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How To Make Sure Your Tires Last As Long As Possible?

Did you know that Americans spend about $20 billion on new tires every year?

Kitting out your light truck or auto with a new set of tires is an unwanted and often unavoidable expense. However, by working smarter, you can extend your tire lifespan and get the most out of your treads before you have to replace them.

If you want to save time, hassle, and expense this year, our tire care and lifespan guide will put you on the right track. These common-sense tricks are sure to keep you rolling further for longer, and prevent you from having to junk your car any time soon.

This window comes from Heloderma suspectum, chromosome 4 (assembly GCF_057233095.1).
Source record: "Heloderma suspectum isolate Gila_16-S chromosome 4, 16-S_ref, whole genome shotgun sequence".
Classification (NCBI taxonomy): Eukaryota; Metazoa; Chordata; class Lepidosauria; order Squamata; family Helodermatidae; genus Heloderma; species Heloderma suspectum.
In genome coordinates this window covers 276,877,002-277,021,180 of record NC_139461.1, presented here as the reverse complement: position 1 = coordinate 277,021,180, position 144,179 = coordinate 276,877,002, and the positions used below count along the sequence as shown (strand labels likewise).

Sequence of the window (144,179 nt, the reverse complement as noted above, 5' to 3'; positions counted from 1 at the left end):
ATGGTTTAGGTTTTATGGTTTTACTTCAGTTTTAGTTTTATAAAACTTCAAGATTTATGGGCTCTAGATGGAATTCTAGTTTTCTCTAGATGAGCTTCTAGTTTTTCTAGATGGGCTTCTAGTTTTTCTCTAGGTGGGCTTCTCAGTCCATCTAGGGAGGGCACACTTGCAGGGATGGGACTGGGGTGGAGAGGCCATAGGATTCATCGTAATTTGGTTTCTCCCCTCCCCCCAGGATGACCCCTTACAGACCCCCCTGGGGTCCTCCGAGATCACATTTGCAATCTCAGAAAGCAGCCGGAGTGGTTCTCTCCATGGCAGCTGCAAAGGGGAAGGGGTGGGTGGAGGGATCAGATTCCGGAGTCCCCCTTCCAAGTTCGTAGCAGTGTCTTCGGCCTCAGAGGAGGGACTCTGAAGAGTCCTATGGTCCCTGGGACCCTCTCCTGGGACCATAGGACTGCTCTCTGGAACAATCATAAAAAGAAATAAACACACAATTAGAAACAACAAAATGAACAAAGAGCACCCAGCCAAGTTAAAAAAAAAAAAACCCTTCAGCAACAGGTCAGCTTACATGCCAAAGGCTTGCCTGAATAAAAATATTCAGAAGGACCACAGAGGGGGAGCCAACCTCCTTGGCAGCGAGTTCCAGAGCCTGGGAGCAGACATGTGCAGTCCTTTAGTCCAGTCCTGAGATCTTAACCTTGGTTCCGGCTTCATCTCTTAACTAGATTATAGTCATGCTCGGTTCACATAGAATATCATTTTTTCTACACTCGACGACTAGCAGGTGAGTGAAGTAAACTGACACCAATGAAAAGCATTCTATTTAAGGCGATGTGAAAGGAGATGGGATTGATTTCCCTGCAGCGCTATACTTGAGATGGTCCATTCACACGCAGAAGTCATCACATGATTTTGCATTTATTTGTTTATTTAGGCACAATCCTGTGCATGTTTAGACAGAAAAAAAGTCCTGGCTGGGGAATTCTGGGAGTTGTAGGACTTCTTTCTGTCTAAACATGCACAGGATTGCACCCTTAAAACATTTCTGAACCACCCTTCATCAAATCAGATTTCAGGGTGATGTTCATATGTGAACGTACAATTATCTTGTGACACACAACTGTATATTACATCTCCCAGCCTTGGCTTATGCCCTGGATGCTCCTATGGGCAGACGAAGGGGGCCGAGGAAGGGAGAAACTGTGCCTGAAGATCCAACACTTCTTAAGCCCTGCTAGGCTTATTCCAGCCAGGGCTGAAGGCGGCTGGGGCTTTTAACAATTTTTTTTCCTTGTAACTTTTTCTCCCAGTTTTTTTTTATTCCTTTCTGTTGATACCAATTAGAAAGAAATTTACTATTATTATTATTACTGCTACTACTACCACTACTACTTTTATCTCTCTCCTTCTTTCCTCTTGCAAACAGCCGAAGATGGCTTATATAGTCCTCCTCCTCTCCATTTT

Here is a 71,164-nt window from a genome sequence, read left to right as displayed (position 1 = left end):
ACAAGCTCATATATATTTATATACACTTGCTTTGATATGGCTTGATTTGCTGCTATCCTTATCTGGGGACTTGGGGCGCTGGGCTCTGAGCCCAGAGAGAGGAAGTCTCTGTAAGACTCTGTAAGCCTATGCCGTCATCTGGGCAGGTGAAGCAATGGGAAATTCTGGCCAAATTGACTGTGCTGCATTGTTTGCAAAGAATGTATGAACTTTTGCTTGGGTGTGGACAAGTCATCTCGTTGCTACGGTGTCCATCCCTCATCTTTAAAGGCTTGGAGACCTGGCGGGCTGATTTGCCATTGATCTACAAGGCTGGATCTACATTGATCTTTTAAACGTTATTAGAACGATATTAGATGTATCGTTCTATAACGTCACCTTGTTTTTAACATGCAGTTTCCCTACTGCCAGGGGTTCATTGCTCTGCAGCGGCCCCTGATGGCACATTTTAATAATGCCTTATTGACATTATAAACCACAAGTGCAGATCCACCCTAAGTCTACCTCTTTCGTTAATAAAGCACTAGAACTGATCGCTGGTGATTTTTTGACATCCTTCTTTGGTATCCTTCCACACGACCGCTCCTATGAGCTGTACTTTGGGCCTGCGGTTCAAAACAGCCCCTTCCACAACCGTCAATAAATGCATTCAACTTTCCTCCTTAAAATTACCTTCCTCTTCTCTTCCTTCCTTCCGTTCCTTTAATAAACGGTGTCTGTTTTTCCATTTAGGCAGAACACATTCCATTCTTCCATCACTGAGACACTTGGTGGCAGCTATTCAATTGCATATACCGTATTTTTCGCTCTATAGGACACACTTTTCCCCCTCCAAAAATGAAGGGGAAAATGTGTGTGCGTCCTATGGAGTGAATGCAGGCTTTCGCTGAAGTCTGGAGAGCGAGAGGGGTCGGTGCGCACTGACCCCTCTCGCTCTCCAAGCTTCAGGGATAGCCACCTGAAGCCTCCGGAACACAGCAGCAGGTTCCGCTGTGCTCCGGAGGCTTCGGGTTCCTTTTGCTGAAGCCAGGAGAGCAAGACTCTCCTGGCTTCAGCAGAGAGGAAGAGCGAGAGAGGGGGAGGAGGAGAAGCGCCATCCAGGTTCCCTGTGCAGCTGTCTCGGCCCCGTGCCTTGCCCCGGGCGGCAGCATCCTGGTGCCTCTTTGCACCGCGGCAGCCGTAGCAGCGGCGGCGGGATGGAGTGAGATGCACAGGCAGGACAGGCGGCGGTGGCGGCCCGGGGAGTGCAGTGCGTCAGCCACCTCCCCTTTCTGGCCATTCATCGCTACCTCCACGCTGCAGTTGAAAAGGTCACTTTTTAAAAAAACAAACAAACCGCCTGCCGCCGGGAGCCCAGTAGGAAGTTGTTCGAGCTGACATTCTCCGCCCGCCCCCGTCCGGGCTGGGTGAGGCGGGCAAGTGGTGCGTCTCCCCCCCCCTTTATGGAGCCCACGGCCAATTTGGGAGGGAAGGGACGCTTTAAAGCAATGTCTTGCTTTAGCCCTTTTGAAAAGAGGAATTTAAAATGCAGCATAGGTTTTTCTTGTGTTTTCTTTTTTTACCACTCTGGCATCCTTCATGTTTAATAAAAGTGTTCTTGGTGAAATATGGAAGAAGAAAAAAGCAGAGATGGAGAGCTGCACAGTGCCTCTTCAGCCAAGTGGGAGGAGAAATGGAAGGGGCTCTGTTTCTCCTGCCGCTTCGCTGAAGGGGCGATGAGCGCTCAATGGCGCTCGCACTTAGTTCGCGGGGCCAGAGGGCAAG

Here is our ultimate guide on extending the lifespan of your tires.

Perform Regular Inspections

New tires are an investment, so you want to make sure you’re looking after them to the best possible standard. The cornerstone of good tire care is regular inspections and point checks to ensure that everything is functioning properly.

Visually inspect each tire for cuts, buffs, gouges, and embedded debris. If you notice something that doesn’t look right, make sure to have it fixed before your next drive. Driving with compromised tires increases the risk of failure and can pose a danger to yourself and other road users. 

You should also check that your tread depth is still within the manufacturer’s recommended parameters. This ensures adequate traction in all terrains and conditions.

Check and Maintain Tire Pressure